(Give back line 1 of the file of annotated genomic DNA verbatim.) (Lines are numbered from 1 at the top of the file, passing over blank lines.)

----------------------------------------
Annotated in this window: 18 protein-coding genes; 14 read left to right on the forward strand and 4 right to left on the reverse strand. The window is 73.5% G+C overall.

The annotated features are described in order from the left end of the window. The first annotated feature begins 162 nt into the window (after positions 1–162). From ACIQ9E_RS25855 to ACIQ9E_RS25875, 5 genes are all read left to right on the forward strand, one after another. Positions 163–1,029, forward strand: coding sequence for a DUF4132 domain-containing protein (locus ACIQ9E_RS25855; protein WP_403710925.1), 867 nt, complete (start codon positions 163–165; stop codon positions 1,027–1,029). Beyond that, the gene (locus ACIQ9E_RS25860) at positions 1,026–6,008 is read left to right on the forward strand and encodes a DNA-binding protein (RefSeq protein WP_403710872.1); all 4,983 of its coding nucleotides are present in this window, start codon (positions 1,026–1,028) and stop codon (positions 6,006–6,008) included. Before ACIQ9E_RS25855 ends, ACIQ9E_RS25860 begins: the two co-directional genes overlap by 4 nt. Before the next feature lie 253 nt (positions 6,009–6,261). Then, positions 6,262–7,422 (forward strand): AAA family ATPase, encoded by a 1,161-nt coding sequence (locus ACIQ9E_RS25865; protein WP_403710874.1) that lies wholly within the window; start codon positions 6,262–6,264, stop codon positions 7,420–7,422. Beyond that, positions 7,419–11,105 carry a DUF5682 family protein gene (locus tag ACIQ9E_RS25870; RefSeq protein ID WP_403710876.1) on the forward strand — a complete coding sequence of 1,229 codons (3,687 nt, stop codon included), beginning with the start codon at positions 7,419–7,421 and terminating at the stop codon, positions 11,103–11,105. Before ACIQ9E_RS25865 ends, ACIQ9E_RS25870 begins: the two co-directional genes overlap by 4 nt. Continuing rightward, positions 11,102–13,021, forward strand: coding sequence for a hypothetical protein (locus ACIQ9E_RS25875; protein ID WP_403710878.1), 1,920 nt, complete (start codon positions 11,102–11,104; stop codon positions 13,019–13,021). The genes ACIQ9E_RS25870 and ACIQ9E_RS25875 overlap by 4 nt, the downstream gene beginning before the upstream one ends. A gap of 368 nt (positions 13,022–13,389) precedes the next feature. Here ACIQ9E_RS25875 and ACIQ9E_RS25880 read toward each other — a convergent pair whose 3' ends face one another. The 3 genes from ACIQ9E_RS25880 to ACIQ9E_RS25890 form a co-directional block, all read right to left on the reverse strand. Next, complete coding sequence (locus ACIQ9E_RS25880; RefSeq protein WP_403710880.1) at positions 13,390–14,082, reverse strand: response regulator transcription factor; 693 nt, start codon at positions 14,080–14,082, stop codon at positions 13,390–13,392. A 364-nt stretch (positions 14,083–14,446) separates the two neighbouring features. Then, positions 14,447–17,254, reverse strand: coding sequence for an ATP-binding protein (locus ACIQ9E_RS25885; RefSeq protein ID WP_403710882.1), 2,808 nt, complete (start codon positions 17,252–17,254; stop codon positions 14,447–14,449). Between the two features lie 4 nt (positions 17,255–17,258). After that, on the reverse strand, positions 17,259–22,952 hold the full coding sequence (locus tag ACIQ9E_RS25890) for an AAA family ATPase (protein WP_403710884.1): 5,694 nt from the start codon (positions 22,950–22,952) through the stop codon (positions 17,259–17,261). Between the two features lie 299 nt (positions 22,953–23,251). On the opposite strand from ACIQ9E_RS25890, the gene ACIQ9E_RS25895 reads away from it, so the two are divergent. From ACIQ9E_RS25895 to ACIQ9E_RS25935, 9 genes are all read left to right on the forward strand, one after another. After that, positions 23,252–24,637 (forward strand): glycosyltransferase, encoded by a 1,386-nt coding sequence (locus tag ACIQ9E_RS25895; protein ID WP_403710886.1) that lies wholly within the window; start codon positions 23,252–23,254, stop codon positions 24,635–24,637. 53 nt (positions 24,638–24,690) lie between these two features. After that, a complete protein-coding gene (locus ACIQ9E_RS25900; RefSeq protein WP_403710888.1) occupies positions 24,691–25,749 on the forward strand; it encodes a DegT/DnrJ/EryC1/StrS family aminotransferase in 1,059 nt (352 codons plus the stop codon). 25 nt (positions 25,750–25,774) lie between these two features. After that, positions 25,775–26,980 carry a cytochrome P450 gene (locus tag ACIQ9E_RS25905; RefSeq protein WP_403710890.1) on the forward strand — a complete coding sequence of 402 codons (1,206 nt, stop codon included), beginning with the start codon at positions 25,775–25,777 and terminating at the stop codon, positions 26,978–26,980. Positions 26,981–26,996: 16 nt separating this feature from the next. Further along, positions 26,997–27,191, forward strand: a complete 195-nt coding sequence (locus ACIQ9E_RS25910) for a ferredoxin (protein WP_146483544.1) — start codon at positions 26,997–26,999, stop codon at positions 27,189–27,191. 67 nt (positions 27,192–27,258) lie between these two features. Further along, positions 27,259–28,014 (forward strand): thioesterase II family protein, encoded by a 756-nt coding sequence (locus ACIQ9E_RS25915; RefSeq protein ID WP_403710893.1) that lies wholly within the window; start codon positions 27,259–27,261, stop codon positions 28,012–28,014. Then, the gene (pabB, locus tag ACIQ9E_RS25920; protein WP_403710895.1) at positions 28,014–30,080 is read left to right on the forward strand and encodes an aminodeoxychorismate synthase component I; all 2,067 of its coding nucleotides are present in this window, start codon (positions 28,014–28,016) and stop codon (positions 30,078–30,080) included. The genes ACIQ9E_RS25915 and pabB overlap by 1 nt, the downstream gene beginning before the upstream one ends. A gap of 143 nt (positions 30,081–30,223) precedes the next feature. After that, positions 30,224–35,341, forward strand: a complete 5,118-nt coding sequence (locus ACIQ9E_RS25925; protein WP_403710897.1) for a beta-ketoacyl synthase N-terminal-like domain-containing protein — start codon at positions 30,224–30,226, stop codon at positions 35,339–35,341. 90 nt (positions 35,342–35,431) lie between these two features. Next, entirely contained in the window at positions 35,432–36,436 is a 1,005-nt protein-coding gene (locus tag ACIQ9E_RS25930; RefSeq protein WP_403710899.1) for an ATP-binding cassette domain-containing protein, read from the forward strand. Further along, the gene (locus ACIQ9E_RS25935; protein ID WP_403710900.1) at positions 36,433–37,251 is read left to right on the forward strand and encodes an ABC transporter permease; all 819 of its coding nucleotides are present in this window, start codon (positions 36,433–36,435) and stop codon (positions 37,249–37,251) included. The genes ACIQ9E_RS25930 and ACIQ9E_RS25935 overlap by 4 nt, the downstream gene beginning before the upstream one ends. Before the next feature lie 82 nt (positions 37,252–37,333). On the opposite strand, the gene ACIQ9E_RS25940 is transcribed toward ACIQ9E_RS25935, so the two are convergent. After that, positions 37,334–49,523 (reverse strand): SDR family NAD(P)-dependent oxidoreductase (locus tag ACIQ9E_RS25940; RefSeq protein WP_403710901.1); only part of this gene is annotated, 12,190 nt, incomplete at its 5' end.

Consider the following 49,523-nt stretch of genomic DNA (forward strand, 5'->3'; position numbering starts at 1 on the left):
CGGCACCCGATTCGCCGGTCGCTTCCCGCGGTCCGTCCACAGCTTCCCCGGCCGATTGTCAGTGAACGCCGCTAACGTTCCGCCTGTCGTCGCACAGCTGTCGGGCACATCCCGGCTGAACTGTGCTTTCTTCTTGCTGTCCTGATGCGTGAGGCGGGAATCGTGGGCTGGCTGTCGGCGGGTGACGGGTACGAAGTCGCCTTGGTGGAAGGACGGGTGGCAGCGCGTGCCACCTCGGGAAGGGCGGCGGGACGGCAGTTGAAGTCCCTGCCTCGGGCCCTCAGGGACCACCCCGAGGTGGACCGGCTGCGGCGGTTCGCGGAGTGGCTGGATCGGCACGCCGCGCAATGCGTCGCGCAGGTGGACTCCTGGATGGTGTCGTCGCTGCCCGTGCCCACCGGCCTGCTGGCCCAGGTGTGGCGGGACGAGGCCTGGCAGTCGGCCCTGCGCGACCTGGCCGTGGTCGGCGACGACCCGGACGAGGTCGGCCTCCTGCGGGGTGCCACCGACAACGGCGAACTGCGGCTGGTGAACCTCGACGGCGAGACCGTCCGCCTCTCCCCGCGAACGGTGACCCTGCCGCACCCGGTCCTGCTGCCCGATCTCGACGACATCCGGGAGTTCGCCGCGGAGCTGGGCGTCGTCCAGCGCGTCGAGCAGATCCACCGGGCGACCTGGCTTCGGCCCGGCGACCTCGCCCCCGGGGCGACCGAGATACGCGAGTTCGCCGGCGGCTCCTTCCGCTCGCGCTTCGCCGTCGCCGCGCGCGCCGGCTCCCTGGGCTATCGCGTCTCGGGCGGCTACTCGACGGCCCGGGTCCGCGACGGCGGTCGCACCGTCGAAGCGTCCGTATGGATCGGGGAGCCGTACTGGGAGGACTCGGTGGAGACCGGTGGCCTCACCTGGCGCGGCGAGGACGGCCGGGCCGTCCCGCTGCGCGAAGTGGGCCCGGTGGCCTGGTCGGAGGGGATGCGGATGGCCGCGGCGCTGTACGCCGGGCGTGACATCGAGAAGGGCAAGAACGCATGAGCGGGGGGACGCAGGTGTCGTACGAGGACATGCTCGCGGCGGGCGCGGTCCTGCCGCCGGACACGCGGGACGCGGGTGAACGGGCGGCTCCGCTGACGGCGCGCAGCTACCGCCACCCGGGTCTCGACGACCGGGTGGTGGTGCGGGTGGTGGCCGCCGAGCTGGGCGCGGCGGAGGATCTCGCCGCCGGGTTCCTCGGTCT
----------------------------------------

Annotated in this window: 18 protein-coding genes; 14 read left to right on the forward strand and 4 right to left on the reverse strand. The window is 73.5% G+C overall.